CVE-2016-4975

Support for security such as Firewalls and securing linux
Post Reply
eslav
Posts: 4
Joined: 2011/09/18 17:30:40

CVE-2016-4975

Post by eslav » 2019/05/21 16:58:13

Hi folks,

On a digital ocean server, we are using Apache 2.2.15 httpd-2.2.15-69.el6.centos.src.rpm
On CentOS release 6.7 (Final) (Linux version 2.6.32-573.8.1.el6.x86_64)

Looks like nothing's available:
yum list available httpd\*

I cannot find that CVE-2016-4975 is for sure affecting us or has been patched, most hits seem to imply it's basically unfixed... maybe due to some updates around this vulnerability at NIST it has become an issue for this patch level.

So I started at the beginning:
https://access.redhat.com/articles/2123171
https://access.redhat.com/errata/#/

Looking up pages for: CVE-2016-4975
Three Search Results:
https://access.redhat.com/errata/#/?q=C ... sc&rows=10
Seems for openssl only, but shows up
https://access.redhat.com/errata/RHSA-2018:2185
https://access.redhat.com/errata/RHSA-2018:2186
This one is openssl, and, curl, and some others etc:
https://access.redhat.com/errata/RHSA-2018:2486
But those above are fixed packages, so logically if the relevant package is not there, it has not been fixed.
However, some RH pages state "Will not fix" on them, and I'm having trouble finding that being confirmed for RHEL6 branch.
Also, the above references "Red Hat JBoss Core Services Pack Apache Server..."
I don't think we're running JBoss Core Services Pack?
Especially after reading this:
https://access.redhat.com/solutions/341413
Also, if the CVE in question is listed in the "Fixes" section of each of these, what does that mean? Just related? Or should I go looking at curl and the other 3 or packages for changelogs and/or updates?

Anyway, I went here:
https://access.redhat.com/security/cve/cve-2016-4975
And there it does indeed says "Will not fix" for RHEL6

Finally, I went here:
https://bugzilla.redhat.com/show_bug.cgi?id=1375968
Scrolled down, and discussion suggests due to rating it is unlikely to get fix considering phase2 support for RHEL6.

Here's the specific CVE page at various places:
https://access.redhat.com/security/cve/cve-2016-4975
http://cve.mitre.org/cgi-bin/cvename.cg ... -2016-4975
Then the apache 2.2 page, I searched many of the terms on this page in the rpm info with grep and came up empty ("CR"/LF/"CRLF"/"I/injection":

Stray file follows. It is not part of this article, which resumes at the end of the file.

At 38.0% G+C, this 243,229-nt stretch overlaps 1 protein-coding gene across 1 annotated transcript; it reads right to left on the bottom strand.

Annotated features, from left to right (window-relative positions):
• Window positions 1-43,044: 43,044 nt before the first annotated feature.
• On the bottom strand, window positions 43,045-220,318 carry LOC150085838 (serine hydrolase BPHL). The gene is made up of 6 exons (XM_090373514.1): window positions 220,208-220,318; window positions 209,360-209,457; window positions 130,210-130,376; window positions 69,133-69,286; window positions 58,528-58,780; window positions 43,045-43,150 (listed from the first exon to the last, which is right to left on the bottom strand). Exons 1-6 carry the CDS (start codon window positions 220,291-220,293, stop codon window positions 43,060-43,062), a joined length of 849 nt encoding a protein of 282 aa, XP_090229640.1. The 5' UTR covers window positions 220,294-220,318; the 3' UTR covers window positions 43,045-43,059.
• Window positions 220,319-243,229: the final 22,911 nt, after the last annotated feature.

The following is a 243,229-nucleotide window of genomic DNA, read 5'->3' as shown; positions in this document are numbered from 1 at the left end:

https://httpd.apache.org/security/vulne ... -2016-4975
It's Listed here, but, "We are not aware of any exploits":
https://www.securityfocus.com/bid/105093/exploit

This seems to be pretty clear that the version is affected "(Affected 2.2.0-2.2.31)"
Also, according to this page, the analysis was modified Feb 7, 2019, and is again under analysis that will result in potential changes...
https://nvd.nist.gov/vuln/detail/CVE-2016-4975

Didn't glean anything from this, it's just referenced by MITRE:
https://security.netapp.com/advisory/nt ... 0926-0006/
Nor the HP Enterprise page, just links to their updated 2.4.x package

I like this website, but I'm never sure how complete/canonically accurate it is when cross referencing with a CentOS server.
https://www.cvedetails.com/cve/CVE-2016-4975/

User avatar
TrevorH
Forum Moderator
Posts: 26312
Joined: 2009/09/24 10:40:56
Location: Brighton, UK

Re: CVE-2016-4975

Post by TrevorH » 2019/05/21 17:56:53

CentOS 6.7 is from mid-2015 so is now nearly 3 whole years out of date so you have an awful lot more to worry about than just one CVE in httpd. The current version is 6.10 and has hundreds if not thousands of fixes above 6.7. Comment 15 in that bugzilla entry sums up Redhat's position - https://bugzilla.redhat.com/show_bug.cgi?id=1375968#c15

Are you actually using mod_userdir? It's disabled out of the box and unused so you would have needed to specifically enable it. If you don't have mod_userdir enabled and loaded then you are not at risk.
CentOS 5 died in March 2017 - migrate NOW!
CentOS 6 goes EOL sooner rather than later, get upgrading!
Full time Geek, part time moderator. Use the FAQ Luke

eslav
Posts: 4
Joined: 2011/09/18 17:30:40

Re: CVE-2016-4975

Post by eslav » 2019/05/22 18:52:20

Hey, great info!

Thanks. I thought I remembered looking up something about upgrading from 6.7 to 6.9 a while ago and thought better of it. I don't remember the argument at this point... I think I was updating all the packages on my own because I was worried about some openssl issue. Or maybe that was 6.7 to 7.2, shame on me for not documenting decisions like that better. I have lots of notes about updating those packages however. It sounds like it's a bad idea to stay behind too many minor versions is what you're saying, regardless. Fair enough, and case in point my question right?

Thanks for getting me to re-read that description of the bug. I glossed over it too quickly and focused on the comments.

I'm trying to think why we enabled mod_userdir, but we must have (I'm co-sysadmin...) when we were setting up for some reason if you're saying it's disabled by default... I don't know of anything specific that we need it for or are mapping. Probably something though. We have about 3 sites on their with different CMSs, in addition to some programs that aren't CentOS stock, can't remember most of them, I'm mostly doing this kind of thing with httpd/openssl/ssh etc. On the other hand I just found docs for the last service we used before digital ocean, and I had turned it off... of course we're doing even more now for ourselves with our current service.

I guess I could try disabling it and see if it breaks the world? That is of course in the interim while I stage an upgrade to 6.10...

Thanks again TrevorH!

Post Reply